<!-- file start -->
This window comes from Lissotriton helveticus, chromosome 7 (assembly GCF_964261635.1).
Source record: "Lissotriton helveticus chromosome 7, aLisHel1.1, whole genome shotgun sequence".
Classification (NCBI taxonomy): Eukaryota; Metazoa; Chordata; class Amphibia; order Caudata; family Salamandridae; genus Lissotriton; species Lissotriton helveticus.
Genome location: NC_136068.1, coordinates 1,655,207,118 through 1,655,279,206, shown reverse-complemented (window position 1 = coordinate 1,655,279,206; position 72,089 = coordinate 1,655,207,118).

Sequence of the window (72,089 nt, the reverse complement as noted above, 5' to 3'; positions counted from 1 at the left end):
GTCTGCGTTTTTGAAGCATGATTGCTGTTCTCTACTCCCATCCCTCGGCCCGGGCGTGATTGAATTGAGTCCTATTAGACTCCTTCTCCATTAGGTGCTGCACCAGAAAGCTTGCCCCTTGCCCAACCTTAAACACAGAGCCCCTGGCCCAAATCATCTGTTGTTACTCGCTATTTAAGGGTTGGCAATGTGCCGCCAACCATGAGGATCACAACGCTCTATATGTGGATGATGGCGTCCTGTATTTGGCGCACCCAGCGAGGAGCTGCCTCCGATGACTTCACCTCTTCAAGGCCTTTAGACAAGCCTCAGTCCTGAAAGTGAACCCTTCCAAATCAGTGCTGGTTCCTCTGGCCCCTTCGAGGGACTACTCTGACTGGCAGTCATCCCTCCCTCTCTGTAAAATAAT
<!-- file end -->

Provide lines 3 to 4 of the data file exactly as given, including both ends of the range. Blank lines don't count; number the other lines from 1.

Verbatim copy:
Classification (NCBI taxonomy): Eukaryota; Metazoa; Chordata; class Amphibia; order Caudata; family Salamandridae; genus Lissotriton; species Lissotriton helveticus.
Genome location: NC_136068.1, coordinates 1,655,207,118 through 1,655,279,206, shown reverse-complemented (window position 1 = coordinate 1,655,279,206; position 72,089 = coordinate 1,655,207,118).